The Displaced Nation

A home for international creatives

EXPAT ART AS THERAPY: A new series based on Alain de Botton’s strange and wonderful notions

expat_art_as_therapy introGreetings, Displaced Nationers. While countries in Asia are celebrating harvest and moon festivals, we are marking the occasion with the start of a new series: EXPAT ART AS THERAPY. The series owes its provenance to the fertile and somewhat loony imagination of the young Swiss-English philosopher Alain de Botton. Today and over the next few months, we’ll cover some of the same ground as de Botton in his “Art as Therapy” lecture, in which he demonstrates how art can shed light on life’s big themes.

Except our topic will be the work of international creatives, a subset of artists more generally. Can the art people produce as a result of living among cultures in other parts of the world—and feeling, at times, displaced—shed light on life’s big questions?

Haven’t yet heard of de Botton? Here is (more than) you need to know:

  • Having grown up in both Switzerland and the UK, he’s an Adult Third Culture Kid who comes across as European, English, both and neither.
  • He’s a prolific pop philosopher, with a shelf-full of books and two very popular TED talks to his name.
  • He also has his critics, who call him a “high-brow self-help guru.”
  • Regardless, he hasn’t looked back since his 1997 essay titled How Proust Can Change Your Life became an unlikely blockbuster in the “self-help” category.
  • As explained in a recent Displaced Dispatch—what, not a subscriber yet? get on with it!—de Botton has set up a cultural enterprise in Bloomsbury, London, called The School of Life, which aims to “teach ideas to live by” and “inspire people to change their lives through culture.”

Returning to the aforementioned “art as therapy” lecture, De Botton lists six ways that art can respond to human needs, and in this series I’ll be attempting to apply this scheme to the works of international creatives. Does the art produced by expats, rexpats, TCKS, ATCKs repats, and other international creatives have something to contribute to the good of humanity at large and if so, in what ways?

It all sounds rather grand, doesn’t it—or would grandiose be more accurate? In any event, not to worry, you won’t remember any of this by the time the column starts up properly next month.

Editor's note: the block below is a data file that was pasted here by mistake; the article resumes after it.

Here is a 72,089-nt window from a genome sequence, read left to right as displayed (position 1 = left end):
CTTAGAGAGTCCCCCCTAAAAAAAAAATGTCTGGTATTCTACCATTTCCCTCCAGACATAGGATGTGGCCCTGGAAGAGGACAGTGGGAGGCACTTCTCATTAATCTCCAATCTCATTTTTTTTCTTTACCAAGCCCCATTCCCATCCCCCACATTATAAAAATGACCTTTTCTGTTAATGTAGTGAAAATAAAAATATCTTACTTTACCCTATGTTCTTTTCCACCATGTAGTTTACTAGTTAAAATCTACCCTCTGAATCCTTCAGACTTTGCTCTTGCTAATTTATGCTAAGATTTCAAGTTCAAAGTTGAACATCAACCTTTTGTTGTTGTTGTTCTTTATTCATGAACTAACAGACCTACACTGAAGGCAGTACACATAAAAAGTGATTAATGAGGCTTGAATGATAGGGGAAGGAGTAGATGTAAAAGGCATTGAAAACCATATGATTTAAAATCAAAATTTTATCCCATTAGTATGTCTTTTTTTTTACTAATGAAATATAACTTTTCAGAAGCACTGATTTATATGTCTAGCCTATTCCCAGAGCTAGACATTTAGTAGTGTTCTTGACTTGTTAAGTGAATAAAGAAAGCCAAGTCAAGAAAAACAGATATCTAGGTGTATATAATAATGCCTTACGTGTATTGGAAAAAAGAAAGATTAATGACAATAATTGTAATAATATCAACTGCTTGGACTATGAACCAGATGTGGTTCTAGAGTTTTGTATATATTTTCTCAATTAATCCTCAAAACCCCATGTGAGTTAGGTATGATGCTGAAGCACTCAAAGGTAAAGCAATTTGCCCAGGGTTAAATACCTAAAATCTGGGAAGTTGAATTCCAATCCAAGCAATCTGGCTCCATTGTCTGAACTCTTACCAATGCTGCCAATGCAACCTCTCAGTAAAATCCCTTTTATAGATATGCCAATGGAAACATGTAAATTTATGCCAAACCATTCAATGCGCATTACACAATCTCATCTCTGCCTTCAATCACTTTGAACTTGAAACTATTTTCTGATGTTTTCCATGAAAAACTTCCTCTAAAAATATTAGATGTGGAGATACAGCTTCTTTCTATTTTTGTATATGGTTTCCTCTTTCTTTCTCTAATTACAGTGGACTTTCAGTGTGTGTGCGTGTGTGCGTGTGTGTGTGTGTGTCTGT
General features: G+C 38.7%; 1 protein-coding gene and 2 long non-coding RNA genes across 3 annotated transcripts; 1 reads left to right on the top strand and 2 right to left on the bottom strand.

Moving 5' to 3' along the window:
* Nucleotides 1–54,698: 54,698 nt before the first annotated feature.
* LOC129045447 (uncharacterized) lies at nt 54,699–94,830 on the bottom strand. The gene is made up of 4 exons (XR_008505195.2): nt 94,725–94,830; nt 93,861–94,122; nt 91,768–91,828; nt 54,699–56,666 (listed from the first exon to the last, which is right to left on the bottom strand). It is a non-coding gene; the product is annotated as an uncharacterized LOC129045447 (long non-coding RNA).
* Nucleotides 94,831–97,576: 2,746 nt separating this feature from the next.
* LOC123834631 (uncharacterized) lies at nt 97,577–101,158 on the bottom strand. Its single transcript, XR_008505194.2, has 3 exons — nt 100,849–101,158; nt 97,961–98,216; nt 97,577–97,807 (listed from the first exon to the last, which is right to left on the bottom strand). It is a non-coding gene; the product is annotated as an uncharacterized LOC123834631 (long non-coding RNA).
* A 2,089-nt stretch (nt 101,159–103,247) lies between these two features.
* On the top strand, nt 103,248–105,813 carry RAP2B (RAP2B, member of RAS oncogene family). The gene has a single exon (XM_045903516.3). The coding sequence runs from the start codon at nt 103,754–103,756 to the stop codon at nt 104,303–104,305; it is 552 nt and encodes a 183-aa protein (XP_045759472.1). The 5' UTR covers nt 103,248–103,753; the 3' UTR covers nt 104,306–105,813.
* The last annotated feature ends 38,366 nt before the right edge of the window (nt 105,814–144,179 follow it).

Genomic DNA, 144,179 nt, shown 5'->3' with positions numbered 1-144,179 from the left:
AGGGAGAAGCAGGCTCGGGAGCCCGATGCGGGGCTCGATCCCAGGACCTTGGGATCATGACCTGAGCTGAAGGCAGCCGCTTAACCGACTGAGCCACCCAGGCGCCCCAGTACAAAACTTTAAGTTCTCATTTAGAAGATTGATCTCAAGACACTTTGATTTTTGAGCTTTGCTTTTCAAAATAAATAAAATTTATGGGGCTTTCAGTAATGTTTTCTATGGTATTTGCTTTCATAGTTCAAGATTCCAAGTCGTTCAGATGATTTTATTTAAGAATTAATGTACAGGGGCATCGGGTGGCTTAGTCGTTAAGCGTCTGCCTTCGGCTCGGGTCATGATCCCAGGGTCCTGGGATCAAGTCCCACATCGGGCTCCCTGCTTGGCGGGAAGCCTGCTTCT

That said, perhaps it would help if I left you with a couple of examples of the kinds of questions we’ll be examining, enough to whet your appetite for more.

Here goes:

1) How does it benefit the world that Alan Parker has written a best-selling indie book about what it’s like to be a Brit man trying to raise alpacas in Spain? I’ll warrant that many of us, myself included, have no wish to live in Spain or raise alpacas—yet I did feel moved by the account of his adventures as reported on this blog, and presume that others have as well. What are we all getting out of it?

2) Likewise, are there pleasures for all to be reaped from long-term expat Kathleen Saville’s description of the acacia trees on the island in Zamalek, Gezira Island, where she lives in Cairo? (NOTE: Saville, who blogs at Water Meditations, is a contender for a September Alice Award, which you’d know if you read our most recent Dispatch.) Take me for example. The thought of living in Egypt scares me, and I’ve been avoiding most trees ever since Hurricane Sandy, but after reading Saville’s description of Egyptian acacias—

I see folds and twists in the trunks like nothing I have ever seen in another tree. Each tree looks like a long thin body or leg covered with support hose. It’s odd because the appearance is almost human like.

—I was blown away. Why, and would others with no special interest in Egypt feel the same?

* * *

At this point I hope I’ve said enough for you to make a mental note about checking out next month’s column!

In closing, please join me in a resounding chorus of “Shine on, shine on harvest moon/Up in the sky…” (Click here if you don’t know what I’m talking about or can’t remember the words.) Yes, I know it’s not high art; it’s a Tin Pan Alley stuff. But it’s seasonal and makes me smile—and our mentor, Alain de Botton, would give me a pat on the back for that!

STAY TUNED for Beth Green’s book review column.

If you enjoyed this post, we invite you to register for The Displaced Dispatch, a round up of weekly posts from The Displaced Nation, with Alice nominations, book giveaways, and other extras. Register for The Displaced Dispatch by clicking here!

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